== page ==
Further descriptions of the preparation of benzodiazepines such as clonazepam are provided in Sternbach et al. 1963 and U.S. Pat. Nos. 3,116,203 to Kariss and Newmark, 3,121,114 to Keller et al., 3,335,181 to Focella and Rachlin, 4,772,599 to Watjen, 5,302,715 to Buechler and Noar, and 5,317,018 to Walser et al., the contents of each of which are incorporated by reference.
The present invention is further illustrated by the following examples.
Twenty-two (22) human patients with recurrent severely symptomatic refractory neurocardiogenic syncope (NCS)/pre-syncope were selected. Diagnosis of NCS was established by history, physical examination, exclusion of other etiologies for syncope, and positive head up tilt study with reproduction of symptoms.
Patient characteristics were as follows:
______________________________________Age (years) 52.5 ± 22.4Males 12 (54.5%)Organic Heart Diseasea. Hypertension 9 (40.9%)b. CAD 8 (36.3%)c. Cardiomyapathy 3 (13.6%)d. Impaired LVSF 4 (18.1%)e. MVP 2 (9.0%)f. SSS 6 (27.2%)Associated sleep 8 (36.3%)disordersNumber of drugs failed 2.1 ± 1.0Chronic fatigue 3 (13.6%)syndromeConcomitant Beta blockers 9 (40.9%)______________________________________
LVSF=Left ventricular systolic function.
MVP=Mitral valve prolapse.
SSS=Sick sinus syndrome.
Prior to clonazepam initiation, subject medication and therapeutic modalities included (unless contraindicated) beta blockers, high salt diet, Florinef, elastic stockings, Disopyramide, and/or pacemaker. Response to therapy was considered ineffective if symptoms recurred, intolerance to therapy occurred, and/or the head up tilt test (HUT) reproduced significant clinical symptoms in less than 30 minutes at 70° tilt. All patients had normal liver function studies and electroencephalogram as well as abnormal HUT.
The 22 patients with recurrent severely symptomatic refractory NCS/pre-syncope were given clonazepam at 0.5-1.0 mg dose (in the form of commercially available KLONOPIN® tablets marketed by Roche Laboratories, Nutley, N.J. ). Nine of the 22 patients continued beta blocker regimens (Lopressor 25-50 mg bid or its equivalent) because of hypertension, arrhythmia, or coronary artery disease.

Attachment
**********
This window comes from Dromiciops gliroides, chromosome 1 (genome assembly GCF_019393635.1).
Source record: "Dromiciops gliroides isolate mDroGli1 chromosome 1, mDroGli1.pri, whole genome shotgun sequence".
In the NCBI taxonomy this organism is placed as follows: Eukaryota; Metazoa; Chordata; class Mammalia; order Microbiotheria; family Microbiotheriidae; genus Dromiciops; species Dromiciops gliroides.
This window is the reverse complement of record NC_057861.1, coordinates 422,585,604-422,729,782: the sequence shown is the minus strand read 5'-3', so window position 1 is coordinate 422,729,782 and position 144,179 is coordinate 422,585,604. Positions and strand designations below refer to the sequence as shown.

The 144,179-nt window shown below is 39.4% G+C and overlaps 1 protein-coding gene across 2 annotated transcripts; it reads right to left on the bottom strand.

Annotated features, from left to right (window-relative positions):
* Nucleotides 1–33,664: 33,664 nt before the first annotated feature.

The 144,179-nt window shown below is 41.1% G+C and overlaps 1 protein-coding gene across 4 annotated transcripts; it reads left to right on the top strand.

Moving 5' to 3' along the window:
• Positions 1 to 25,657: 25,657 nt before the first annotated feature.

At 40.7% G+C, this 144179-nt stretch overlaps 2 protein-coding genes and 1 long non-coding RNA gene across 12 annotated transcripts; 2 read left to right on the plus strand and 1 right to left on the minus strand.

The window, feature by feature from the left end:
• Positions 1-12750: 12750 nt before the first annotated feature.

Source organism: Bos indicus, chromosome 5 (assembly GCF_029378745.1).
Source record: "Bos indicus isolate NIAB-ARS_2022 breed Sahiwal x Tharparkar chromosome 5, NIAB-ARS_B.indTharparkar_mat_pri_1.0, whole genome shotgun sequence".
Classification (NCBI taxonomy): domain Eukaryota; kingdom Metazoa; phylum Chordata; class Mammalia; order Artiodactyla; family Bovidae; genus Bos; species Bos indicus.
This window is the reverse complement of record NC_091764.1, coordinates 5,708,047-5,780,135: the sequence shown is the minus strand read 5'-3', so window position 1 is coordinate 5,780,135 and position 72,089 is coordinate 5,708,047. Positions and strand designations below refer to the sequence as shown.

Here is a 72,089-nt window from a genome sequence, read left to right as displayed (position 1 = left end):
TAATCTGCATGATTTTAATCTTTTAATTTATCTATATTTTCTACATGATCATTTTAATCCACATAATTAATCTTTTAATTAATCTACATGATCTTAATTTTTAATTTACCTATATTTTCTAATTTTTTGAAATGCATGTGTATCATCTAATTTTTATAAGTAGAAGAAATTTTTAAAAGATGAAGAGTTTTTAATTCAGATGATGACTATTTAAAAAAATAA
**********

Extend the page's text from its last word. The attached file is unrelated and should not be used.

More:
Clonazepam treatment began at 0.5 mg dose. Early phase follow up (FU) at 1-2 weeks included a clinic visit with clonazepam dose titration at 0.25-0.5 mg increments according to symptom recurrence and significantly positive HUT. Late FU at 2-4 months included clinic visit and HUT even if asymptomatic to ensure absence of tachyphylaxis. If clonazepam failed at any level, other drugs (mainly beta blocker at a small dose) and/or other intervention were added at the discretion of the treating cardiologist. Clonazepam was discontinued if significant side effects developed or if the patient withdrew from the study.
Twenty-two (22) patients with a follow-up of 5.9 ±5.5 months at a dose of 0.73 ±0.23 mg were followed. Range of follow-up was 0.5-24 months. At early follow up, symptom control occurred in 21 patients with symptoms reduced in one patient. Three of the 21 patients did not have the early phase HUT. In two of the 21 patients, the drug was discontinued within two weeks of therapy because of side effects (psychosis in one patient and behavioral changes in one patient). The one of the 22 patients had symptoms controlled. Follow up HUT was positive. Beta blocker was added to the therapy which lead to symptom control. The patient always continued to have positive HUT. At 5 months follow up, the patient developed transient ischemic attacks and the neurologist discontinued beta blockers and clonazepam. The patient was lost for follow since then. Sixteen of the 21 patients had early phase HUT. Fifteen of the 16 patients had negative HUT following treatment. In one of the 15 patients the medication was discontinued because of side effects (dry mouth and weakness). The other one of the 16 patients had positive HUT and beta blocker was added and had complete control over symptoms. Chronic phase follow up HUT is pending for this patient. Eleven of the 14 patients remaining on treatment with negative HUT after treatment were followed for greater than 2-4 months. They all were asymptomatic. HUT at 2-4 months follow up was negative in these 11 patients. Subsequently two of the 14 patients discontinued the clonazepam, one due to side effects (headache) and the other withdrew from the study (no side effects). Twelve of the 14 patients continued without symptoms and tolerated the medication well.